All of the video game machines there at the time took tokens (I heard they're switching to those stupid swipe cards soon, which is truly dispiriting). Game room attendants were given keys to open the machines, but that was mostly just so we could refill the tickets or clear ticket jams or whatever. All of the games were set up so that once a token was dropped in, it was impossible to retrieve without having a separate key that only the managers had. All of the games except one, rather.

 

One game, the Cyclone, had a less impenetrable inner casing. When you deposited a token into that one, it slid down this black tray and then dropped into a box in the middle. Since there were three possible players, there were three trays, which meant the coin box had to have an opening big enough to accommodate the mouths of all three trays, which meant that if you had delicate hands you could remove the trays and then fish out fingerfulls of tokens. Because I was a tiny bro, I was therefore only a certain amount of nerve away from being hood rich.

So what I started doing was opening the machine, filling up a small soda cup with tokens, then hitting up fathers. The sales pitch was simple. I'd walk over, ask how everything was going, then throw out a bucktoothed smile and do work:

"Hey, so listen. Like, you have four or five kids, right? That's wild. I have two younger sisters. Whenever my dad would bring us here, he'd always complain about having to spend money on tokens and we'd always feel like he wasn't giving us enough and always just ended with everyone upset at everyone and that always sucked. So look, listen, I'm a man and you're a man. Look, you can keep paying one dollar for five tokens at the machine, or I can give you this cup full of tokens and you can give me $5 and you don't even have to worry about it. There are about 150 tokens in here. That's enough to last all of you all day. Let me know, man."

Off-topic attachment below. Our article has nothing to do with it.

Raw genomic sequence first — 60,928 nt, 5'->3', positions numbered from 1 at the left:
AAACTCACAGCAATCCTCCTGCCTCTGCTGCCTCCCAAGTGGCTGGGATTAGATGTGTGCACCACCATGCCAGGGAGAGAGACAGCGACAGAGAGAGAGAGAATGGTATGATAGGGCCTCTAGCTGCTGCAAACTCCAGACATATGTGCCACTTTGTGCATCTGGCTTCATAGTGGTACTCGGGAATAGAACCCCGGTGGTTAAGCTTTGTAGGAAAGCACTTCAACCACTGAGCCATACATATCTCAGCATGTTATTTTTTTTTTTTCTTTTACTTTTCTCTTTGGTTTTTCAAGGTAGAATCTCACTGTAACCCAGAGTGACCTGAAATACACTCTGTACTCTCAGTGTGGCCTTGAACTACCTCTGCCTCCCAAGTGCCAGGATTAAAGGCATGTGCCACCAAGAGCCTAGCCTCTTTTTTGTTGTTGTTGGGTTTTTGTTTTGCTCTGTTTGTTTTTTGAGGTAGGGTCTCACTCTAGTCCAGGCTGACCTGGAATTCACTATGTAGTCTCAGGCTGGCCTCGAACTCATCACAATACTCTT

That shit worked, like, 100 percent of the time. Parents teach their kids about hard work and integrity and whatever all the time, but NOBODY can turn down being motherfucking J.D. Rockefeller of Chuck E. Cheese's, and that's exactly what having 150 tokens'll make you feel. I'd do that hustle nine or ten times per shift. I don't know the true conversation rates, but $50 to a 16-year-old in 1996 is about the same as a 16-year-old having a billion dollars today.

Chuck E. Cheese's was the very first thing I thought about when I heard "All Me," the song Drake released recently. I imagine it was because of the chorus: "Got everything, I got everything // I cannot complain, I cannot // I don't even know how much I really made // I forgot // It's a lot."

Or maybe it was because of the bridge: "Came up, that's all me // Stayed true, that's all me // No help, that's all // All me, for real."

Everyone just wants to feel successful, and more than that even: being the only one responsible for your success, regardless of the legality, is a pretty powerful feeling.

I guess that was the only time in my life I ever met both of those. I don't know. I don't care. When I listen to "All Me" though, I just want to be 16 stealing tokens out of a light-em-up arcade game.